Median income wages in the United States are finally rising after being sluggish for 15 years, Gudell says, but that has created a growing gap between wages and rents.
"There's been that disconnect that lands us in the pot of rental affordability looking pretty bad across the country," she says. "The fact that incomes are now starting to rise is good news and helps you keep up with rental increases, but you have a lot of ground to make up."
An issue Cincinnati will have to grapple with in the coming years is how to ensure that neighborhoods in redevelopment have rental options for all incomes. There is a kind of dead zone between "market rate" apartments built by developers looking to profit on a neighborhood's hotness and the subsidized housing for very low-income individuals.
"There are people who have jobs and can't afford Over-the-Rhine, so they go to Westwood or wherever or end up getting roommates," Auffrey says. "If there's not some careful planning or thought about it, you can really drive some people away from certain areas. Some areas can become very exclusive for the rich."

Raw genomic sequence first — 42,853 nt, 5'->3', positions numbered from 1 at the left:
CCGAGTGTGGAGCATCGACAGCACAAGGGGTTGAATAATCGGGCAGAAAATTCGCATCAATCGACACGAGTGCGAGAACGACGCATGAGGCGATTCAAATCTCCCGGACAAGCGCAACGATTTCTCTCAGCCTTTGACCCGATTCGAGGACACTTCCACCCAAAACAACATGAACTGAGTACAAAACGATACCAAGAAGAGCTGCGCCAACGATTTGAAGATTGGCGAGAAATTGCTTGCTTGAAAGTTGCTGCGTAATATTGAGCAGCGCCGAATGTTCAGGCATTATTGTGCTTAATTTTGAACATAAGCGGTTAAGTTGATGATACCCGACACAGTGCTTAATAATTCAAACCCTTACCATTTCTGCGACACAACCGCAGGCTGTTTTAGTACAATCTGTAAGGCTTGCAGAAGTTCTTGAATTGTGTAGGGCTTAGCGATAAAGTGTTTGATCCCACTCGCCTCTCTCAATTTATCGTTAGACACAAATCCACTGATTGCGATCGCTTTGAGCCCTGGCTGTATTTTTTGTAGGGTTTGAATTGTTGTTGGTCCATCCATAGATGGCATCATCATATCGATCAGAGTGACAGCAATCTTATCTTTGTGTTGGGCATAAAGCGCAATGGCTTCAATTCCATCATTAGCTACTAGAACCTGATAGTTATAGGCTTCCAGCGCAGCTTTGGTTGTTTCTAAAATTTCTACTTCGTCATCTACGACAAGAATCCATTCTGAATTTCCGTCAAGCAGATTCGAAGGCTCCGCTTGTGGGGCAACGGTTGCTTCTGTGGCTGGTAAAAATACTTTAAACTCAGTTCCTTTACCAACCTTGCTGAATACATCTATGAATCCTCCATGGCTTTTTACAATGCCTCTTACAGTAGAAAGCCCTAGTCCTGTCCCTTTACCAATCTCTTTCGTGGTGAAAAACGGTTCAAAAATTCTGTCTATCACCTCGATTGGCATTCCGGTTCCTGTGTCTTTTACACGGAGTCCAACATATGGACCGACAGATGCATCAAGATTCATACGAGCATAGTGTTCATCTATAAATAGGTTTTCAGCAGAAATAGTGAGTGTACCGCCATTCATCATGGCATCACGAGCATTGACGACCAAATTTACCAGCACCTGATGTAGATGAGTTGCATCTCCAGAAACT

Planning for Cincinnati's bright future isn't easy.
"It would be nice if we got ahead of the curve," Auffrey says. "It's not easy -- planning is trying to forecast the future, which is always going to have risks of accuracy. But, nonetheless, the alternative is just to sit back and do absolutely nothing."
The big buzzword in his field right now is resilience. In urban planning, resilience refers to the idea of being able to maintain a system in the midst of change -- whether it's a natural disaster, a population boom or decline, a changing economic environment.
"It's thinking ahead of time, 'How do we build in the ability to withstand a shock to the system?' " Auffrey says. "Developers have to think about the long-term consequences."